Shortly after Hollywood Video went out of business former customers began getting collection letters, claiming they still owed for late or unreturned DVDs or games. Because of a legal settlement, many of those letters should have stopped.
“I just received a collection letter today stating I owed over $150,” Kimberly, of Woonsocket, R.I., told ConsumerAffairs.com. “They gave me a list of video games, some of which I never even rented. I always returned my rentals paid my debt and rented a new game. I was never made aware of any charges lingering on my account. The store I rented from would not let me rent unless i had a zero balance, so I don't understand where these charges are coming from. Any advice would be great. Thank you!”
There are two issues here. One is whether the debt is real, and Kimberly insists it isn't. The second is what the collection has done to Kimberly's credit score. In May a number of states, including Rhode Island, reached a settlement with Hollywood Video's trustees concerning these collections attempts. The settlement addressed the fees and interest tacked onto the alleged debt, but not whether the debt was real or not. $150 sounds like a lot of money to just be late fees. Kimberly should contact Rhode Island Attorney General Peter Kilmartin's office.
Tracey, of Wilson, N.C., said she baked a birthday cake for her six year-old when her Anchor Hocking baking pan exploded as soon as she removed it from the oven.
“Shards of glass went everywhere, ruining the cake, cupcakes that were on the counter, and causing a huge and dangerous mess in my sink and on my counters and floors,” Tracey said. “My poor dogs heard me scream and came running into the kitchen; I'm waiting to see if their feet bleed.”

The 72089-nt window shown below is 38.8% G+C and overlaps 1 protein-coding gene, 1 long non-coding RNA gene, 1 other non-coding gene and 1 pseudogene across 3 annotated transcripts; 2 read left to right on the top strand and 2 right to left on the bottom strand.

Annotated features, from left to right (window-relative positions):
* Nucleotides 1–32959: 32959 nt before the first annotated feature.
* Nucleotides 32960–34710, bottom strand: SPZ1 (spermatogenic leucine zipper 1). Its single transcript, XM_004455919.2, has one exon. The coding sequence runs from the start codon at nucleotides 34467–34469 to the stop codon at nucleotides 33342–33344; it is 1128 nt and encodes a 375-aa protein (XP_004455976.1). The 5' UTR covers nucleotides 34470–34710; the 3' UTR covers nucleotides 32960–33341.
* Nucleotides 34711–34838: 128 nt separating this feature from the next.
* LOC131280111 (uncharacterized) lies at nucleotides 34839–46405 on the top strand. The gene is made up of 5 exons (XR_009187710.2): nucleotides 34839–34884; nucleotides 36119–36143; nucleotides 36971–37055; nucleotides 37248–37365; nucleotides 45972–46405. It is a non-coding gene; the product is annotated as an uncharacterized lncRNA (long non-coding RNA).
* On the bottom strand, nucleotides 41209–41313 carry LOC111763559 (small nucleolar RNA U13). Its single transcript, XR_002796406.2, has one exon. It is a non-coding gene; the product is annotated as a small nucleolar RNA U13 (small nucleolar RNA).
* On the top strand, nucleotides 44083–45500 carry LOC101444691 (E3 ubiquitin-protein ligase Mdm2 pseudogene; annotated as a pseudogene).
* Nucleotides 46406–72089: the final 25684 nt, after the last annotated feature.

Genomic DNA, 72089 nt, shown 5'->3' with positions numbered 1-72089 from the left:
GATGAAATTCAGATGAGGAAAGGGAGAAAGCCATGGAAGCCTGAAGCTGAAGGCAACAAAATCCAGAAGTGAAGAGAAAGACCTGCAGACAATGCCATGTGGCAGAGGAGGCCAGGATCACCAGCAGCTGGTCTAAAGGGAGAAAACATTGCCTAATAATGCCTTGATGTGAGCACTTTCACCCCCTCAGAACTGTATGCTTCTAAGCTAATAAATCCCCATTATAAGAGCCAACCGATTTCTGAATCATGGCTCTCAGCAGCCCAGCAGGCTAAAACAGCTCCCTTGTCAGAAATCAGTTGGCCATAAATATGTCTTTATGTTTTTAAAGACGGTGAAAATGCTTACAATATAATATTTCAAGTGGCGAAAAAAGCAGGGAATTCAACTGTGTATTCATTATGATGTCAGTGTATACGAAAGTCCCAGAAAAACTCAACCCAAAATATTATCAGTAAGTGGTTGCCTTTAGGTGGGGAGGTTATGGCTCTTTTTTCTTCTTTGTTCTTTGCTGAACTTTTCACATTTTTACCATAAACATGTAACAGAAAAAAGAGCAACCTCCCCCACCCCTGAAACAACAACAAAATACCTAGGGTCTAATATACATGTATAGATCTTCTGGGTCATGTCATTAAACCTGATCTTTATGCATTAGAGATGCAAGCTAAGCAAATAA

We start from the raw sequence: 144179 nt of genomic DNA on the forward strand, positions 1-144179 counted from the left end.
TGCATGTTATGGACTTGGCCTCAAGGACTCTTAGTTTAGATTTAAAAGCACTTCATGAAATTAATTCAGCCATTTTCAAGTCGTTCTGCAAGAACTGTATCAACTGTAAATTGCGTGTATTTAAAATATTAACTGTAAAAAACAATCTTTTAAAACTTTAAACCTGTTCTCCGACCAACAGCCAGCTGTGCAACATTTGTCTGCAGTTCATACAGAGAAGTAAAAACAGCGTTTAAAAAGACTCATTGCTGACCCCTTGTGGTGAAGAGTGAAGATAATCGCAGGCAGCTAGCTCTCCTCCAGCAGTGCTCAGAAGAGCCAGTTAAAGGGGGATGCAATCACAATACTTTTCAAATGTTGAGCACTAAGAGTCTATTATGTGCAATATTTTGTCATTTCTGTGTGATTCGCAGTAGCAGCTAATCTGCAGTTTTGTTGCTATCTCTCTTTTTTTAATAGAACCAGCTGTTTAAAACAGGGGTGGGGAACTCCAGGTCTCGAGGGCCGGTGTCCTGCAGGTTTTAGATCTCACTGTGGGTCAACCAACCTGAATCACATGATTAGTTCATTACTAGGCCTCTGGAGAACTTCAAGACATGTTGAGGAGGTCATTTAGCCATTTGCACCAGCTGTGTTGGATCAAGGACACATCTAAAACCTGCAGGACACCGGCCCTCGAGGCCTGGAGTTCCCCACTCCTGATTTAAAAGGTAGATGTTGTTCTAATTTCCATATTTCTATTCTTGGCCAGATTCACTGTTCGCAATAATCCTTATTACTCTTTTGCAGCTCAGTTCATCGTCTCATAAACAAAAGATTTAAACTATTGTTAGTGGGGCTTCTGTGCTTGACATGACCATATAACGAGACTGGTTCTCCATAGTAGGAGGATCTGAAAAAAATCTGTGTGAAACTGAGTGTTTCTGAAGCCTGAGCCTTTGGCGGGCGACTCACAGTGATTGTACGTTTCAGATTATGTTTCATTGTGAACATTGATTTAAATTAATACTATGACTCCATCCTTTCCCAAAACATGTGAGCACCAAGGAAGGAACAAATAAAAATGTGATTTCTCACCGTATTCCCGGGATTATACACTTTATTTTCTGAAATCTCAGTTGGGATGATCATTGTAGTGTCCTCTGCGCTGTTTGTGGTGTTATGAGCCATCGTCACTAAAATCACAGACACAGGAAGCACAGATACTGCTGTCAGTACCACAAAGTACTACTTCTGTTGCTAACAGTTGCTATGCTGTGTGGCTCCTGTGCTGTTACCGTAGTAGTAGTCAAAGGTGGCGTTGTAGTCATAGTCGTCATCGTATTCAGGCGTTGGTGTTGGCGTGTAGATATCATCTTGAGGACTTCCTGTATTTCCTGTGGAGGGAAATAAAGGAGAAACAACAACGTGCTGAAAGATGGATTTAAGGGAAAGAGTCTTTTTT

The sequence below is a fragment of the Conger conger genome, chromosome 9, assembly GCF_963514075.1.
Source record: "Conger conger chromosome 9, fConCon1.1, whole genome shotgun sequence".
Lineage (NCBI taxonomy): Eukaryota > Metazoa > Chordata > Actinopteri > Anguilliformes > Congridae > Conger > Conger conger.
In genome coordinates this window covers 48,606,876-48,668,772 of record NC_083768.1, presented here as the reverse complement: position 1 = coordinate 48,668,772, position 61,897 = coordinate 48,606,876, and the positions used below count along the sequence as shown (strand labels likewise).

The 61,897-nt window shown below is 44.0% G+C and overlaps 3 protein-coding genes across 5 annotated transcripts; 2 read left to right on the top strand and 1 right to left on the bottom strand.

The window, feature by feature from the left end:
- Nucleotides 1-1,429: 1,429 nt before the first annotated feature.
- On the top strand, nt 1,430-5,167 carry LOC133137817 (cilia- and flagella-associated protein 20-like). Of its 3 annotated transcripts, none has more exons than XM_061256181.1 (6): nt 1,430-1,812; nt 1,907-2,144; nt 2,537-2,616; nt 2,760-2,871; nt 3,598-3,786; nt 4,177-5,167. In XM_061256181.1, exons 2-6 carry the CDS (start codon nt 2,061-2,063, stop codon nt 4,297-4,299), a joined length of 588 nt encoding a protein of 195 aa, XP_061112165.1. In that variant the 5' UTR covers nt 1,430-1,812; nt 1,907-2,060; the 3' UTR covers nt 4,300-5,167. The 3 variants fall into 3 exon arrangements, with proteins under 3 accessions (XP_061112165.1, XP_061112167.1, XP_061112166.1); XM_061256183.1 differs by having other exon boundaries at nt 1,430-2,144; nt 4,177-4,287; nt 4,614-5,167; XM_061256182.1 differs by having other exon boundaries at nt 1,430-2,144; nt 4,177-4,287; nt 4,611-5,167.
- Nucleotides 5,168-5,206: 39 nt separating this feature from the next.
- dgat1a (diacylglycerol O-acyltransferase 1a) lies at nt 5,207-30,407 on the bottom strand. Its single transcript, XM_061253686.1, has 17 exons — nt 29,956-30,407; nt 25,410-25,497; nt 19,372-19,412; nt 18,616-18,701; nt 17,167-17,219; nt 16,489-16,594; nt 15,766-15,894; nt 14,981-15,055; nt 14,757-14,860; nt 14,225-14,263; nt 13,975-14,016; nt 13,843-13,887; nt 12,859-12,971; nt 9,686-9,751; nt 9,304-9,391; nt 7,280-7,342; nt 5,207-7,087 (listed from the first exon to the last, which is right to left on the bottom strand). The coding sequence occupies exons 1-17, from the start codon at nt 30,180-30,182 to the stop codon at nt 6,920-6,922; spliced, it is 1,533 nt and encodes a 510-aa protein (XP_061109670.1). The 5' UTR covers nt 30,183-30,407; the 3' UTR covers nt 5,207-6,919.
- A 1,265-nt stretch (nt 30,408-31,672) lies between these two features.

Tracey said she won't use glass baking dishes any longer, using metal pans instead. Unless you own a glass baking dish 20 years old or older, that might be good advice.
Some insurance companies are harder to deal with than others when you're involved in an accident. E.G., of Sacramento, Calif., reports a problem with Geico.
“Was hit by another car who has Geico,” E.G., told ConsumerAffairs.com. “I have been unable to contact them by phone. It seems like they have contracted with www.numsvc.com who wants to charge $6.99 just to get a phone number to be able to report a claim. After reading several of the comments about Geico it only makes sense that they are acting like one of the "offshore" insurance companies from the '80s & '90s, you know the ones that will take your money for 'insurance' but never be there when you need them.
It sounds like E.G. did a Google search for Geico and clicked on a sponsored link, not Geico's website. Happens all the time. Geico's general claims toll-free number is 1-800-861-8380. Also, E.G. should report the accident to his own insurance company, which might pursue this on his behalf.
Have you ever gone to a business to buy something specific and the sales person makes a strong pitch for you to purchase more than you intended. It's called “upselling,” and businesses use it to pump up their profits. Eloria, of Houston, Tex., says she ran into an extreme case of upselling at a local Discount Tire store.
“I took my car in for tire rotation, a package that came with my tire purchase,” Eloria said. “I Informed the attendant that I wanted back tires to front and vice verse. He insisted on making an 'appraisal,' then informed me the only way they could rotate would be if I purchase two new tires. I told him I was unable to do so at this time due to finances, to just rotate and I'll make new purchase next month. Told me he couldn't do it. I realize economic times are bad for all of us, but trying to 'make' me buy new tires based on false info is shameful.”
But it seems to be a widespread practice. Too many businesses these days believe the pathway to profitability is to keep squeezing the consumer just a little more.